School Views: A strong community
It’s autumn in the High Country, which means two things: Halloween is upon us, and a full slate of local elections is just around the corner. Two pastimes that challenge us to be good neighbors and active community members, with both offering a chance to practice kindness and engagement.
As our kids get excited about the costumes they’ve put together and prepare to hit the streets in search of their favorite candy, there are some safety tips we can all follow to help keep our neighborhoods safe for all the ghouls and goblins.
- Children under the age of 12 should always trick or treat with an adult. If kids are mature enough to be out without supervision, go over a planned route and remind them to stick together and to visit familiar areas that are well lit.
- For younger children, start before dark and limit the walking distance. With Halloween falling on a Sunday this year, we suggest everyone be done trick-or-treating by 8:30 p.m.
- Parents, consider decorating costumes and bags with reflective tape and stickers. If possible, choose lighter, easier-to-see colors.
- Equip eager trick-or-treaters with flashlights or glow sticks — anything to help them be seen as they go door to door.
- If you are driving, slow down and be alert in residential neighborhoods, especially during the peak trick-or-treating hours of 5:30 p.m. to 8:30 p.m. Allow yourself extra time to get where you are going, and take an extra pause when entering or exiting driveways, at intersections, and in roundabouts.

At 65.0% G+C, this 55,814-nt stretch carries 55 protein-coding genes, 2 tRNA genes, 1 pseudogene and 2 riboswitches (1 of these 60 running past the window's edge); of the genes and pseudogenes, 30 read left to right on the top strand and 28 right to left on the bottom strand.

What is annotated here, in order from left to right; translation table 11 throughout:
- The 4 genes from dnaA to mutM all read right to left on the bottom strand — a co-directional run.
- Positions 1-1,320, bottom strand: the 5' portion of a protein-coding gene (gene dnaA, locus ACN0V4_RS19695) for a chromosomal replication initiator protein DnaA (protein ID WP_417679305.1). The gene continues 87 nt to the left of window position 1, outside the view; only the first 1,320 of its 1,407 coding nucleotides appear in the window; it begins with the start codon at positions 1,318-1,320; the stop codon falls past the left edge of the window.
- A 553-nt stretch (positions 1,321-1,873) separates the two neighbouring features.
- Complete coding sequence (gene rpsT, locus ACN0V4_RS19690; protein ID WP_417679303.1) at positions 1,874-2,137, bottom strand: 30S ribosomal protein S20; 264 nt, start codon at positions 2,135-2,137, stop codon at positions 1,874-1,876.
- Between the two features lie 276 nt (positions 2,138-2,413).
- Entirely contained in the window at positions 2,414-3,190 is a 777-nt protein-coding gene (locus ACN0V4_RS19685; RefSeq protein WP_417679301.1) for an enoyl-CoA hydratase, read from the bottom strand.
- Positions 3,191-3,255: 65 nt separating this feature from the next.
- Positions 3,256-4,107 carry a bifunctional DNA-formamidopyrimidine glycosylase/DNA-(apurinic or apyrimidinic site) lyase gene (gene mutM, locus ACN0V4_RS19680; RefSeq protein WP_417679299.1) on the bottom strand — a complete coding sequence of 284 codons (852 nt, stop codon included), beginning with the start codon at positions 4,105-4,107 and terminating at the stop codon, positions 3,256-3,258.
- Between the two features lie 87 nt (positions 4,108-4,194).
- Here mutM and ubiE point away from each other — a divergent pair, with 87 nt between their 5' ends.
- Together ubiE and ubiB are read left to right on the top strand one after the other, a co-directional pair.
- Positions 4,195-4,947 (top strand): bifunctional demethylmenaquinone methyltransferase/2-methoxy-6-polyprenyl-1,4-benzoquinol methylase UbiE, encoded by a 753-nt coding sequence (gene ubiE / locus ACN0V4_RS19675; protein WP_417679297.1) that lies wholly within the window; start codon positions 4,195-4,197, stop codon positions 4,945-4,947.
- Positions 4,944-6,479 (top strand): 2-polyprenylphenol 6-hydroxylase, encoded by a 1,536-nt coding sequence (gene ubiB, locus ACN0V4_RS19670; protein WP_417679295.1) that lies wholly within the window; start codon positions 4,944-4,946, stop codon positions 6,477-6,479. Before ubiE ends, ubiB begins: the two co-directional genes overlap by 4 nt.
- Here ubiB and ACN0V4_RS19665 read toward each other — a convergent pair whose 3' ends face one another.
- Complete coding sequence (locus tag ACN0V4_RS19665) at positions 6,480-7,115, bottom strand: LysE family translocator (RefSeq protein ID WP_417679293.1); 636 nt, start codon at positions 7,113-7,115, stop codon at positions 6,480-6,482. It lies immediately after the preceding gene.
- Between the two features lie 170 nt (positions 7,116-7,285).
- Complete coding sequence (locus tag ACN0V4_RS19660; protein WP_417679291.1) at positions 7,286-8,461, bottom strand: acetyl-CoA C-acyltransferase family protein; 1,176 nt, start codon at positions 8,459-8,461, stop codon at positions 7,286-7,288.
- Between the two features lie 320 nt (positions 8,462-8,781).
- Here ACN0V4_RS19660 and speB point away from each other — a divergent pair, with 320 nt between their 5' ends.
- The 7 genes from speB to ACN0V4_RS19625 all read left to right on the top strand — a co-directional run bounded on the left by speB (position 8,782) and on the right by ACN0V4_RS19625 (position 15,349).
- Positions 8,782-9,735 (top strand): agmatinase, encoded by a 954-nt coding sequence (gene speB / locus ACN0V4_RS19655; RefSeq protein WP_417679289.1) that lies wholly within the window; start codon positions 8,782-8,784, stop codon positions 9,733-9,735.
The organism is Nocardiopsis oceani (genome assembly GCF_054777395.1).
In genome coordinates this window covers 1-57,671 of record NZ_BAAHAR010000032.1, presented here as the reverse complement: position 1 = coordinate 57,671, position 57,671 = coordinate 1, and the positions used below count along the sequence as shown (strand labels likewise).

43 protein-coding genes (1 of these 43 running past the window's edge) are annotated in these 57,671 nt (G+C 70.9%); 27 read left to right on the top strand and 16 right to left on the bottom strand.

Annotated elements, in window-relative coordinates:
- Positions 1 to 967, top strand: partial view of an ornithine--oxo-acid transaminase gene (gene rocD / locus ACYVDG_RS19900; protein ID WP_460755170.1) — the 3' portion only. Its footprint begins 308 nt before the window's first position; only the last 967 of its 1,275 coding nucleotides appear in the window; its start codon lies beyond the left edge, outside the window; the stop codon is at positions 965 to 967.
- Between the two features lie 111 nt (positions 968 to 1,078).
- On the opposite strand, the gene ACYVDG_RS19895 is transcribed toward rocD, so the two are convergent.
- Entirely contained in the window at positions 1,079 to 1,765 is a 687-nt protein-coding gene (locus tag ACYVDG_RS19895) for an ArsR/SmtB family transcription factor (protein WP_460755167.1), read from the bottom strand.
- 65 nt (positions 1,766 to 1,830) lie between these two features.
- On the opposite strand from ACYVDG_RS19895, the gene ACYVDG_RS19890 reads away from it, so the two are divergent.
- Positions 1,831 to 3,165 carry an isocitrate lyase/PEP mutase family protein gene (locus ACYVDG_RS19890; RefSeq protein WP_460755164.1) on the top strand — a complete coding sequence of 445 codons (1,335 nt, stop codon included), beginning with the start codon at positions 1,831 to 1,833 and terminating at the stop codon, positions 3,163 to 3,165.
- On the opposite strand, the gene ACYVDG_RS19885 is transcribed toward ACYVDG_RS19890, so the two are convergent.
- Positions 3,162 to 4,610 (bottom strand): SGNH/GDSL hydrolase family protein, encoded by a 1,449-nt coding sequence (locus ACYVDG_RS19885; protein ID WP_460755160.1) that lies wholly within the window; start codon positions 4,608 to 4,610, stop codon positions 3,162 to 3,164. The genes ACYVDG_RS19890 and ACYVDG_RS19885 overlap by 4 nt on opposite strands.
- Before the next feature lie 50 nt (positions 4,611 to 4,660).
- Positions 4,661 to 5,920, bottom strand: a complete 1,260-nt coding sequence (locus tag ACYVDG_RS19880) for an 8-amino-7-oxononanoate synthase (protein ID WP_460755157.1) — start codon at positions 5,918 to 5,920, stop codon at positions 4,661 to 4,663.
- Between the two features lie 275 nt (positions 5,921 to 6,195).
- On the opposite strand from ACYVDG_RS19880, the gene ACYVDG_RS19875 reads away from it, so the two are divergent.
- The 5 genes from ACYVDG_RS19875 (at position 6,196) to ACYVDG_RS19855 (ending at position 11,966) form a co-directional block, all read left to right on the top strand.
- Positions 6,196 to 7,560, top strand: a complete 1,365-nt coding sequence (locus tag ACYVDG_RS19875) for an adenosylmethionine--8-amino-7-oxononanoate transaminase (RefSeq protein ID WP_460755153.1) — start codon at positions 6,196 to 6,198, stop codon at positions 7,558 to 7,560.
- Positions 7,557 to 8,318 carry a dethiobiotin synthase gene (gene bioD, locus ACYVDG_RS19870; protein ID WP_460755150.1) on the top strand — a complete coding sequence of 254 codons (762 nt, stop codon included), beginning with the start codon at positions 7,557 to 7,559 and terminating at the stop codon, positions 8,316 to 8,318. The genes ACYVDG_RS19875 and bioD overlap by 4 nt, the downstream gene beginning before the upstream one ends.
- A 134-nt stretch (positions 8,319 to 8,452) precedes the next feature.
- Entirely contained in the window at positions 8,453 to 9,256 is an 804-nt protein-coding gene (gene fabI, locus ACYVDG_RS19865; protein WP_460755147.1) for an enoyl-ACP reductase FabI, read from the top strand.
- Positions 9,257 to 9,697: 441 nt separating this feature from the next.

- As always, consider the weather. While this may not be new to all, it may be to someone new to our community. Unusually cold or snowy weather can be a real hazard for young children. Be sure kids are dressed appropriately: layers, hats, and gloves are necessities — even if it means a costume change.
We live in a wonderful place, so relax and enjoy this community-based holiday where we encourage our kids to act goofy and dress up in their most imaginative costumes. If you don’t have children of your own, celebrate and play it up with the ones who ring your doorbell. If that doesn’t interest you, turn your outside lights off and enjoy a quiet evening at home.
Come Monday morning, when the candy has all been sorted, the costumes hung up, and the makeup washed away, the families of Eagle County will still be a community. While trick-or-treating provides an excuse to knock on a neighbor’s door and exchange a few kind words and check in, it’s important to stick together all year round.
Remember that neighbors will still be neighbors after ballots are cast and votes counted. If you haven’t taken advantage of early voting, be sure to get out and vote on Tuesday, Nov. 2 for the candidates who most resonate with your principles and be prepared to work with the members of our community who have selflessly volunteered to run for these positions.
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Please remember to be neighborly and practice kindness. Whoever is elected will be a part of our district leadership moving forward and I am excited to get to know them and work with them for the betterment of all children in Eagle County School District.
Philip Qualman is the superintendent of Eagle County School District. Email him at firstname.lastname@example.org.